The story of Lithuanians in Springfield began with young Lithuanian men who first sought work in the coal mines, then returned home and bought land, started families and hoped for a better future. Other Lithuanian miners, however, remained transients for years or even decades, as the harsh mining life did not provide the conditions needed for settling and raising families or forced families to constantly be on the move. (Young women often followed the men into exile, working as domestics while the men mined.)
A group of Lithuanian miners finally arrived in Sangamon County around 1900, via Scotland and Pennsylvania, and were joined by many fresh immigrants here. This Lithuanian immigrant community in Sangamon County numbered several thousand at its peak around 1917.
At every stop on their coal mining trail, some Lithuanian immigrants showed their intent to settle by forming Lithuanian Catholic parishes. That pattern held true in Springfield, where several hundred families and individuals came together in 1906 to create their own church. Excavations for the church building began around 1907, with miners digging the basement at night. In 1908, they laid the cornerstone of St. Vincent de Paul Lithuanian Catholic Church at Eighth Street and Enos Avenue.
According to the Illinois State Journal & Register, St. Vincent de Paul’s was dedicated on May 14, 1911, following a parade and pageant. The parade was led by grand marshal George Viszuianokes and a “platoon of police,” a marching band from Benld and a squad of Knights of Grand Duke Vytautas (of Lithuania) mounted on horseback.
At least 1,000 Catholic marchers joined in the procession, which began at St. Vincent’s and made its way to Sacred Heart Church, then Ss. Peter & Paul Church, at each stop picking up participants from various church societies.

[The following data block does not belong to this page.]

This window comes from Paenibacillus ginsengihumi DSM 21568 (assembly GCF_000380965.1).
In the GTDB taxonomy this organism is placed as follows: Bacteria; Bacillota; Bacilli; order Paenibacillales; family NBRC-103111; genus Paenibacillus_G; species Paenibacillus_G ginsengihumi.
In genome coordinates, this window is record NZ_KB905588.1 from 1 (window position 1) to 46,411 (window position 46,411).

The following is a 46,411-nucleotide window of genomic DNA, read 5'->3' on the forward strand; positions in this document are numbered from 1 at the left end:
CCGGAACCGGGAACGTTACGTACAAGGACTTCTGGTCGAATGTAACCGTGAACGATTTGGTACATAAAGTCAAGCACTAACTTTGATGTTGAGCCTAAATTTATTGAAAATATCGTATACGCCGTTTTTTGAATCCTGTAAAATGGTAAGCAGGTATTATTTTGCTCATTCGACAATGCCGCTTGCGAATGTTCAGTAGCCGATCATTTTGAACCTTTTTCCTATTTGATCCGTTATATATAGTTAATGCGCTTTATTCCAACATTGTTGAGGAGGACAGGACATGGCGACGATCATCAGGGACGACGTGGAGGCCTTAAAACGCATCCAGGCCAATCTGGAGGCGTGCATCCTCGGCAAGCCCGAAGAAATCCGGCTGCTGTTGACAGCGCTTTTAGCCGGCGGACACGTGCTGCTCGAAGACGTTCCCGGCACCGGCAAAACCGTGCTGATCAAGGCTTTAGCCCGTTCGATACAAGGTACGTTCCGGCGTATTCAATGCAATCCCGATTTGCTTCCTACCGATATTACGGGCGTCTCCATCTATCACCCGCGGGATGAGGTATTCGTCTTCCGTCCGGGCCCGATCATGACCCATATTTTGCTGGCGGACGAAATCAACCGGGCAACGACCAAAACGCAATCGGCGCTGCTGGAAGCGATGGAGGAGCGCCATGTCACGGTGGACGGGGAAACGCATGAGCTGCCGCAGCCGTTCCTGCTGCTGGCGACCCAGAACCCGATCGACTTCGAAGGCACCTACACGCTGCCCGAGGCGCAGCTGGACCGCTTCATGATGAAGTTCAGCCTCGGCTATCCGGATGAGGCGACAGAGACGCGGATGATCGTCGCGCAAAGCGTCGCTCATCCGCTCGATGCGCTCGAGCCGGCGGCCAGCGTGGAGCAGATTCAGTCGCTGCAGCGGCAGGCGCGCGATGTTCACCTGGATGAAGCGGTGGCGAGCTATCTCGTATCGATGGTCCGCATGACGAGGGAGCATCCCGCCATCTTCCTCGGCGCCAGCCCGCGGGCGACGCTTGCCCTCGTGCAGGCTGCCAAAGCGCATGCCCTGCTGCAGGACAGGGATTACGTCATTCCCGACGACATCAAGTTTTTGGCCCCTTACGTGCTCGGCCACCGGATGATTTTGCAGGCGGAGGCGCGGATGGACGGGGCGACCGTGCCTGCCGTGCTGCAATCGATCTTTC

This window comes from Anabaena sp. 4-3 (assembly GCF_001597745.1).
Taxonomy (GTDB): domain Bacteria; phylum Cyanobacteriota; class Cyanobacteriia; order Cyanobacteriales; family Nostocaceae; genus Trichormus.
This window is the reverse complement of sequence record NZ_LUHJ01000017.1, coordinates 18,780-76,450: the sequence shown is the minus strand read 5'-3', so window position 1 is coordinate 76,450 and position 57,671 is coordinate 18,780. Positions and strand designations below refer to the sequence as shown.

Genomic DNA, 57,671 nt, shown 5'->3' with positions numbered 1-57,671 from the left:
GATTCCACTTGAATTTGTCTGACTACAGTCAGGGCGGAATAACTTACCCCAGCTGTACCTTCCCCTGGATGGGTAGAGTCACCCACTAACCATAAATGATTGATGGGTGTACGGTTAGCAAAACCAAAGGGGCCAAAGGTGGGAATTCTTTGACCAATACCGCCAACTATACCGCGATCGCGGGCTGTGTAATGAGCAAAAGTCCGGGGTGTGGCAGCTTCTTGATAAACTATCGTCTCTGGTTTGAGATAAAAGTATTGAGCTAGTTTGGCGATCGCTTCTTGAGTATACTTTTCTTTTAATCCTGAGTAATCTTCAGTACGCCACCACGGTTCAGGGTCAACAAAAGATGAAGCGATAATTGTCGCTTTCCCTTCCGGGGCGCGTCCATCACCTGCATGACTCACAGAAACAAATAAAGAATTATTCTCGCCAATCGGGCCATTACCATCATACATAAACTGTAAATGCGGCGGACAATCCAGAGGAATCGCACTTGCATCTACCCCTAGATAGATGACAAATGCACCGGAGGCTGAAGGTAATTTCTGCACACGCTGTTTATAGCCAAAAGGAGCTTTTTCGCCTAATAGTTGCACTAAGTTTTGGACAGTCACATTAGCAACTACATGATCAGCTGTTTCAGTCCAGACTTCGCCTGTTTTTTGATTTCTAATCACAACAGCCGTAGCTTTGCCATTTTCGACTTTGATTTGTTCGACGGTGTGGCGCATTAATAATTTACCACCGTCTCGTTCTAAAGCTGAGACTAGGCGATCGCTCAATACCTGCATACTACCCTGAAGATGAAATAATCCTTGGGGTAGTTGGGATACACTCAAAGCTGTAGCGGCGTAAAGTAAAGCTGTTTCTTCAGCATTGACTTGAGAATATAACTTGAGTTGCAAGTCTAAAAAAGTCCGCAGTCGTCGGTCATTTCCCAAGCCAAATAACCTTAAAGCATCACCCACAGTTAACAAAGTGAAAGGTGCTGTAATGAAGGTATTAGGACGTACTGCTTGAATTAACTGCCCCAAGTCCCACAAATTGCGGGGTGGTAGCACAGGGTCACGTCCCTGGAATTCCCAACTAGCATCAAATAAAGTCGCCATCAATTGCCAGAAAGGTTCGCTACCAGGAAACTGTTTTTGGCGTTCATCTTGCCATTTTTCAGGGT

At St. Vincent’s, the dedication was headed by Bishop James Ryan of Alton. Rev. Dean Kranezunas of Chicago officiated at a solemn high Mass, assisted by Rev. Lawrence Ryan, “master of ceremonies,” and other priests as deacons.
A half a dozen languages were used in the dedication and Mass.
St. Vincent’s was a culturally and socially rich center of life, populated with many clubs and societies, for Springfield’s original Lithuanian immigrants, their children and grandchildren. Many whose condition never allowed them to learn English well depended on the church community for their spiritual and social needs. The church — and the spirit its members poured into it — helped Springfield Lithuanians transcend the challenges facing miners’ families, as well as many other economic and educational disadvantages.
When St. Vincent’s pastor for 47 years, the Rev. Stanley O. Yunker (Lith. Junkeris), suffered a stroke and retired and the diocese closed St. Vincent de Paul’s on Jan. 1, 1972, a significant number of elderly immigrants were hurt and alienated. A group of parishioners found another Lithuanian priest to lead the parish and formed a group that fought to keep the church open. However, they were unsuccessful.
Father Yunker established a college scholarship fund, now held in trust by the Foundation for the People of the Catholic Diocese of Springfield, for Lithuanian-American students with family connections to the church.
The church also is remembered today with a marker at the southwest corner of Enos Park, Seventh and Enterprise streets.
Copyright Lithuanians in Springfield; reprinted with permission.